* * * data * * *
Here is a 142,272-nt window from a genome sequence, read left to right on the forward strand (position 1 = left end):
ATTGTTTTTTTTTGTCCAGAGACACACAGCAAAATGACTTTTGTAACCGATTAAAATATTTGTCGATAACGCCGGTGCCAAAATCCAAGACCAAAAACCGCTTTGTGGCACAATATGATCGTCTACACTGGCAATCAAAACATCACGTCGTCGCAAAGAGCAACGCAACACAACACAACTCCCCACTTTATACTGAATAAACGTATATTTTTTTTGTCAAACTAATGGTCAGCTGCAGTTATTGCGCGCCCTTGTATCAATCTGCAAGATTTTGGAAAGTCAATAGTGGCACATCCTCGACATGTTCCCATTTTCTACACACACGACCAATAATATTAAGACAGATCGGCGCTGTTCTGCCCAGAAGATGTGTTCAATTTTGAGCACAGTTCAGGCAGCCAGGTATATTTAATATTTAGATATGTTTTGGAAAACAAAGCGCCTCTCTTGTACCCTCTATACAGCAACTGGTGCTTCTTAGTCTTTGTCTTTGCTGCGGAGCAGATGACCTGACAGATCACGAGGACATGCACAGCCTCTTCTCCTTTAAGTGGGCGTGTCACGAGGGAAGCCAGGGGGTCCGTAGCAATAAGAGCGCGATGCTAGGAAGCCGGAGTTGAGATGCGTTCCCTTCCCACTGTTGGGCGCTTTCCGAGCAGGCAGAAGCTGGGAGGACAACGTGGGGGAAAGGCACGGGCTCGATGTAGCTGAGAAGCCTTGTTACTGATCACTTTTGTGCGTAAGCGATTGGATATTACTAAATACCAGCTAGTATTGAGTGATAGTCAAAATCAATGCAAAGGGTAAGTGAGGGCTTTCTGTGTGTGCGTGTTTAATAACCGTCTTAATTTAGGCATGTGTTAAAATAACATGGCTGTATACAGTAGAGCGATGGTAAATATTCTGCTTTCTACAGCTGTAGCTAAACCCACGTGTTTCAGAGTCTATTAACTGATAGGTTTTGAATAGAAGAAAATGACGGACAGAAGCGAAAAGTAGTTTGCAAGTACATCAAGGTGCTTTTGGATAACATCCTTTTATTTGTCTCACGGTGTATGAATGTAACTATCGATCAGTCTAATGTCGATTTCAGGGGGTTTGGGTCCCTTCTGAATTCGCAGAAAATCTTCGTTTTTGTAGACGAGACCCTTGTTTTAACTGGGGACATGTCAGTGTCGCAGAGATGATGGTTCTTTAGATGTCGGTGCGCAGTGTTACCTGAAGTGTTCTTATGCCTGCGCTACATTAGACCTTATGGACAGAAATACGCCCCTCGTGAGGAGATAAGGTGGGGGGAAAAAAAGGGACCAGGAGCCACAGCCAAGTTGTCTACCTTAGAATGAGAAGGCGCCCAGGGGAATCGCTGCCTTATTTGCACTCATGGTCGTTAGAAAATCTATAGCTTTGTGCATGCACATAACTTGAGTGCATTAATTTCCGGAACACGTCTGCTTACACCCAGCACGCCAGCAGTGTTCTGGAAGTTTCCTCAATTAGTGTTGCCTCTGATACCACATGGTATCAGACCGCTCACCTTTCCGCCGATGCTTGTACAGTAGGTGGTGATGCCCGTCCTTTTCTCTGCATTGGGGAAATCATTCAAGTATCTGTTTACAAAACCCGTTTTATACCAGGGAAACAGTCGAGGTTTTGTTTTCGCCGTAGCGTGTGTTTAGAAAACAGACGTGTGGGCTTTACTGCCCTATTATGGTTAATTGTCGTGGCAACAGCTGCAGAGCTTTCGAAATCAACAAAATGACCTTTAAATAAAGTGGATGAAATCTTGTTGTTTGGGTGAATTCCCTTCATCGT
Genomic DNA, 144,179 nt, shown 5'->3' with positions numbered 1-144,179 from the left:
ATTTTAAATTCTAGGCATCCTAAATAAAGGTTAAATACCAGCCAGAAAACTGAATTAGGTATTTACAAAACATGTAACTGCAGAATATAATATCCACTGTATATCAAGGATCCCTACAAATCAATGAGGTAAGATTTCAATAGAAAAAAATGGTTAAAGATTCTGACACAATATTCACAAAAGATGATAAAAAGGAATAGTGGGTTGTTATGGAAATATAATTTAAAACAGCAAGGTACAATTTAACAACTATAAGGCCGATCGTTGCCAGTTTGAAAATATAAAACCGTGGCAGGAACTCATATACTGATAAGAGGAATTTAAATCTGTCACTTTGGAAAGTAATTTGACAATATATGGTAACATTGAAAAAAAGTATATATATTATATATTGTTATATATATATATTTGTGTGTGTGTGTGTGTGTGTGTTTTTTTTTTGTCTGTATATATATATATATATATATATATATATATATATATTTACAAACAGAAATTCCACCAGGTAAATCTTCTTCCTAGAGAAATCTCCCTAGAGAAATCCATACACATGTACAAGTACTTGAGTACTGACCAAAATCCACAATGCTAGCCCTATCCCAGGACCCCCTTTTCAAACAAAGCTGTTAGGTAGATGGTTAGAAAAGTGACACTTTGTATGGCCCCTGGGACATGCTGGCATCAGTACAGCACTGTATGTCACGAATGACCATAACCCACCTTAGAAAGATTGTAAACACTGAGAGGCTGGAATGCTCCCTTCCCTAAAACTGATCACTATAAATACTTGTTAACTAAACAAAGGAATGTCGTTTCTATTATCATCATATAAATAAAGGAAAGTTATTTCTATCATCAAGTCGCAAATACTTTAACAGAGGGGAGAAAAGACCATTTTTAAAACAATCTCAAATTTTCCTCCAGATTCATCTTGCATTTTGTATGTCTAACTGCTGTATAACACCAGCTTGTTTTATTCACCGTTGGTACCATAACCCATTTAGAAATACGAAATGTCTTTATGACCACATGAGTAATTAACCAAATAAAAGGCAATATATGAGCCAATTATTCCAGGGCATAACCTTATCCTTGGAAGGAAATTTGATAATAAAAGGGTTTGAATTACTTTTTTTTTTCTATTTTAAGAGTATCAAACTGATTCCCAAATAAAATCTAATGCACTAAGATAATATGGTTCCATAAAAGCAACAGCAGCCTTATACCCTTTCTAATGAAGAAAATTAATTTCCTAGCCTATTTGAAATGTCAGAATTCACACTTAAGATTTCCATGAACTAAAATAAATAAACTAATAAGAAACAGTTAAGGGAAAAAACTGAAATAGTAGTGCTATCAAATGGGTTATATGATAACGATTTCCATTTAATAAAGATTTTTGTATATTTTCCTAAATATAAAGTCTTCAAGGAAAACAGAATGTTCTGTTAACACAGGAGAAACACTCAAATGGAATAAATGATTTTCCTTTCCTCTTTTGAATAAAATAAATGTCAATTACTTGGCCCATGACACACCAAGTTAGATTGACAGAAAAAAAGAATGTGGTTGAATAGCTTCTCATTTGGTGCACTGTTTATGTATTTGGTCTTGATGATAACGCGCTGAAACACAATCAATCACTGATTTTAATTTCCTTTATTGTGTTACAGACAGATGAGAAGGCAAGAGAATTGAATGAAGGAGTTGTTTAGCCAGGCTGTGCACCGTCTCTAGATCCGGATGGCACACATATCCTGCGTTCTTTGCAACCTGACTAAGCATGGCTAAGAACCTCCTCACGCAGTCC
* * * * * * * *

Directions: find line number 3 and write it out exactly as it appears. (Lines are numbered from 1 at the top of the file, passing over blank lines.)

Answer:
Genomic DNA, 144,179 nt, shown 5'->3' with positions numbered 1-144,179 from the left: